Overall, “Reading Franz Liszt” is an engaging and insightful book that offers a comprehensive understanding of the composer’s life and music. Paul Roberts’ documented expertise in classical music and piano playing, as well as his ability to communicate complex musical concepts, make this book accessible and informative reading for both music enthusiasts and academics. It is an excellent resource for anyone seeking to deepen their understanding of one of the most important figures in the history of classical music.
Free Excerpt – The B Minor Sonata
We are happy to share a 7-page sample with our readers:
“Liszt’s Sonata in B minor – Goethe’s Faust and the Nature of Metaphor”
As an introduction to this excerpt Paul Roberts writes:
One month before his 36th birthday, in late 1847, Liszt gave up his illustrious career as the world’s leading virtuoso pianist and within a few months was installed in Weimar as Kapellmeister to Grand Duke Carl Alexander. Here he became obsessed with the work of Germany’s greatest poet, Wolfgang von Goethe (1749-1832), and especially his monumental verse drama, Faust. The play tells the story of Faust’s tragic pact with the devil, Mephistopheles, who promises him endless and extravagant pleasure in exchange for his soul. One of the devil’s gifts is the beautiful peasant girl Gretchen. The tragedy that ensued, and the religious, moral and philosophical questions with which it engaged, had an enormous impact on artists – composers, writers, painters – of the nineteenth century and beyond.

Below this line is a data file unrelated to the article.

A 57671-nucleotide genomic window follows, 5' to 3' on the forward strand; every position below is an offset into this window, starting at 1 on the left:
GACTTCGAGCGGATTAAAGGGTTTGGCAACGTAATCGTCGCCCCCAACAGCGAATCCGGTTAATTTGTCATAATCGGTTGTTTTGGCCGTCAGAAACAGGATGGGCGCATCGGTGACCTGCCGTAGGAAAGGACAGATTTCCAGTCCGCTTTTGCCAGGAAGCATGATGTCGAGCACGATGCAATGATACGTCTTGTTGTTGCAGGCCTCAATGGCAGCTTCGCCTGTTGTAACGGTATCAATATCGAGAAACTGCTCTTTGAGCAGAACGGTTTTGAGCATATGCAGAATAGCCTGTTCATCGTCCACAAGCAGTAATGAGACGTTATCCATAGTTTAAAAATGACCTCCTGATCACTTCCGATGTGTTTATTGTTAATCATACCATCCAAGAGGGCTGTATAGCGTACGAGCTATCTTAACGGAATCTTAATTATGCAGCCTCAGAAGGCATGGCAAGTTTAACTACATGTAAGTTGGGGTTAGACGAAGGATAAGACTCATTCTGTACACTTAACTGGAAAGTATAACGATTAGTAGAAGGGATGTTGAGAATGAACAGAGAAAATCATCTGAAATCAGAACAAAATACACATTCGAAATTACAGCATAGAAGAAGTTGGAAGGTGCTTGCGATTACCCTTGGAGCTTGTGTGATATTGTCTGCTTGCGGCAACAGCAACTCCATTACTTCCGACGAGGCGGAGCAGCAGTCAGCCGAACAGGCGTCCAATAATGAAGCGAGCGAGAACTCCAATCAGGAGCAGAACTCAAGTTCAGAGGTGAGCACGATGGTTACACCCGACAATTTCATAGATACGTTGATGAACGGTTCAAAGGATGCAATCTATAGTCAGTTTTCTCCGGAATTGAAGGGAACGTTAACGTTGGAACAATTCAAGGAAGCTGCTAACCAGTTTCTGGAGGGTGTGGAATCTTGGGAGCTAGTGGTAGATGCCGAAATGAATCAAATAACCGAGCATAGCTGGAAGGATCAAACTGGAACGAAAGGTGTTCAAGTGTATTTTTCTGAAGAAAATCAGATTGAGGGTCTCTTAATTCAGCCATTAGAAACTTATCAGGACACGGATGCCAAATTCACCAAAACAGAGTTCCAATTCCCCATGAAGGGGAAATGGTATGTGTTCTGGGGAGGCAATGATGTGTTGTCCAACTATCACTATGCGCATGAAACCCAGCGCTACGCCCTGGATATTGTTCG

In my book I wanted to examine the meaning of the Faust story for Liszt, and the complex web of associations in his mind when he was gestating, almost simultaneously, the B minor Sonata and the Faust Symphony. Sketches for both exist from the 1840s, and even an early version of the sonata from 1849, which Liszt played to his friends. But serious work on the B minor Sonata that we know today was not begun until 1852; the Faust Symphony was completed the following year.
The question is whether there is a plausible relationship between the Sonata and Goethe’s play? I devoted two chapters to this enquiry, the first principally about the play and its meaning, and the second focussing on the sonata itself. What is missing from the following excerpt is my discussion of the wonders of the play (Chapter 4, The Question of Goethe’s Faust), and a more detailed account of its possible application to Liszt’s music (Chapter 5, Music as Metaphor). For that, readers will need the whole context of the book. I say ‘possible’ application because the wellsprings of art are essentially unfathomable. The creative imagination does not respond readily to the rules of science, and talking about the meaning of music can only be speculative. In my Introduction to the book I addressed this question and I ended it with a quotation with which I will end here: “The construction of meaning is always a hypothesis, that is a well meaning guess.”
Paul Roberts has also published several books on music including ”Debussy: a Biography”, “Images: The Piano Music of Claude Debussy,” and “Reflections: The Piano Music of Maurice Ravel”.